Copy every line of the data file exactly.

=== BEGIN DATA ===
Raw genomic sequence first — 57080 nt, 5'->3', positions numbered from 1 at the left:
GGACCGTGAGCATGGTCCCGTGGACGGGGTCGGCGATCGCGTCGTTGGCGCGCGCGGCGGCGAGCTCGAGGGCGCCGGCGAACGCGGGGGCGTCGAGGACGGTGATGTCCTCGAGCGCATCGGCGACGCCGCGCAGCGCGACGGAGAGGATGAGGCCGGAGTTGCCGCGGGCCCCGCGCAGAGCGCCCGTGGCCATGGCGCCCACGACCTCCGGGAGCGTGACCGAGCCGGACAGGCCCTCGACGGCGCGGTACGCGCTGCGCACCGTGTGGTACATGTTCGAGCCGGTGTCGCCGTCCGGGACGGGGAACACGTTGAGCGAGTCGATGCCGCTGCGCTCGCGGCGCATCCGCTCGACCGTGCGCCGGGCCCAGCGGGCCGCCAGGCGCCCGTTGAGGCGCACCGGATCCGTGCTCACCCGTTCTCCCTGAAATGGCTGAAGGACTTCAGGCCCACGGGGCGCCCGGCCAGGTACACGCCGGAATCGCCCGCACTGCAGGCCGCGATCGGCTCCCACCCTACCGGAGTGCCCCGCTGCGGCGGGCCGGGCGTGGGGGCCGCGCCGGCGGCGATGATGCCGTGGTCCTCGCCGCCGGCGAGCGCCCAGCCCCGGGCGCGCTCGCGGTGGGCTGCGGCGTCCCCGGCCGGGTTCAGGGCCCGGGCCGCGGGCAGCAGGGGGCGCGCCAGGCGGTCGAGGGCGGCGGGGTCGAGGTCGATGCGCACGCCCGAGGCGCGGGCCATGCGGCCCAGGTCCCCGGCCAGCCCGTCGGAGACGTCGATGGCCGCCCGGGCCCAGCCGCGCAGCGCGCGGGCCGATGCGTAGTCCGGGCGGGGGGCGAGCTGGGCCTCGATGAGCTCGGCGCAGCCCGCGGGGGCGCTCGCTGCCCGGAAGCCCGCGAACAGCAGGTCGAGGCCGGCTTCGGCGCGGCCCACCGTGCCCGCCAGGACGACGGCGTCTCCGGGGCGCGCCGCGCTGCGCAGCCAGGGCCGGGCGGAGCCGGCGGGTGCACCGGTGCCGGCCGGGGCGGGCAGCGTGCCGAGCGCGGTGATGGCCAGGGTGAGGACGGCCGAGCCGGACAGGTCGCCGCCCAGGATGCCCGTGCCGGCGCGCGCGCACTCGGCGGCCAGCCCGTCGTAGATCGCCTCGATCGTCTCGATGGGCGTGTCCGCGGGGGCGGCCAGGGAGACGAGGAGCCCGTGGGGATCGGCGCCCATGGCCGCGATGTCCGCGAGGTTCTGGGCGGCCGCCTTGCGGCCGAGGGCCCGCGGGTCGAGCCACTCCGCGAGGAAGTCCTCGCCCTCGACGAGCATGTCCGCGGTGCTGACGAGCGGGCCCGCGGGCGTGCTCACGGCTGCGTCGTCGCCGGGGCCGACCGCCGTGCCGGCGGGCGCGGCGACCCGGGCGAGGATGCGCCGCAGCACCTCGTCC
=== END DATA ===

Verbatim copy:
Raw genomic sequence first — 57080 nt, 5'->3', positions numbered from 1 at the left:
GGACCGTGAGCATGGTCCCGTGGACGGGGTCGGCGATCGCGTCGTTGGCGCGCGCGGCGGCGAGCTCGAGGGCGCCGGCGAACGCGGGGGCGTCGAGGACGGTGATGTCCTCGAGCGCATCGGCGACGCCGCGCAGCGCGACGGAGAGGATGAGGCCGGAGTTGCCGCGGGCCCCGCGCAGAGCGCCCGTGGCCATGGCGCCCACGACCTCCGGGAGCGTGACCGAGCCGGACAGGCCCTCGACGGCGCGGTACGCGCTGCGCACCGTGTGGTACATGTTCGAGCCGGTGTCGCCGTCCGGGACGGGGAACACGTTGAGCGAGTCGATGCCGCTGCGCTCGCGGCGCATCCGCTCGACCGTGCGCCGGGCCCAGCGGGCCGCCAGGCGCCCGTTGAGGCGCACCGGATCCGTGCTCACCCGTTCTCCCTGAAATGGCTGAAGGACTTCAGGCCCACGGGGCGCCCGGCCAGGTACACGCCGGAATCGCCCGCACTGCAGGCCGCGATCGGCTCCCACCCTACCGGAGTGCCCCGCTGCGGCGGGCCGGGCGTGGGGGCCGCGCCGGCGGCGATGATGCCGTGGTCCTCGCCGCCGGCGAGCGCCCAGCCCCGGGCGCGCTCGCGGTGGGCTGCGGCGTCCCCGGCCGGGTTCAGGGCCCGGGCCGCGGGCAGCAGGGGGCGCGCCAGGCGGTCGAGGGCGGCGGGGTCGAGGTCGATGCGCACGCCCGAGGCGCGGGCCATGCGGCCCAGGTCCCCGGCCAGCCCGTCGGAGACGTCGATGGCCGCCCGGGCCCAGCCGCGCAGCGCGCGGGCCGATGCGTAGTCCGGGCGGGGGGCGAGCTGGGCCTCGATGAGCTCGGCGCAGCCCGCGGGGGCGCTCGCTGCCCGGAAGCCCGCGAACAGCAGGTCGAGGCCGGCTTCGGCGCGGCCCACCGTGCCCGCCAGGACGACGGCGTCTCCGGGGCGCGCCGCGCTGCGCAGCCAGGGCCGGGCGGAGCCGGCGGGTGCACCGGTGCCGGCCGGGGCGGGCAGCGTGCCGAGCGCGGTGATGGCCAGGGTGAGGACGGCCGAGCCGGACAGGTCGCCGCCCAGGATGCCCGTGCCGGCGCGCGCGCACTCGGCGGCCAGCCCGTCGTAGATCGCCTCGATCGTCTCGATGGGCGTGTCCGCGGGGGCGGCCAGGGAGACGAGGAGCCCGTGGGGATCGGCGCCCATGGCCGCGATGTCCGCGAGGTTCTGGGCGGCCGCCTTGCGGCCGAGGGCCCGCGGGTCGAGCCACTCCGCGAGGAAGTCCTCGCCCTCGACGAGCATGTCCGCGGTGCTGACGAGCGGGCCCGCGGGCGTGCTCACGGCTGCGTCGTCGCCGGGGCCGACCGCCGTGCCGGCGGGCGCGGCGACCCGGGCGAGGATGCGCCGCAGCACCTCGTCC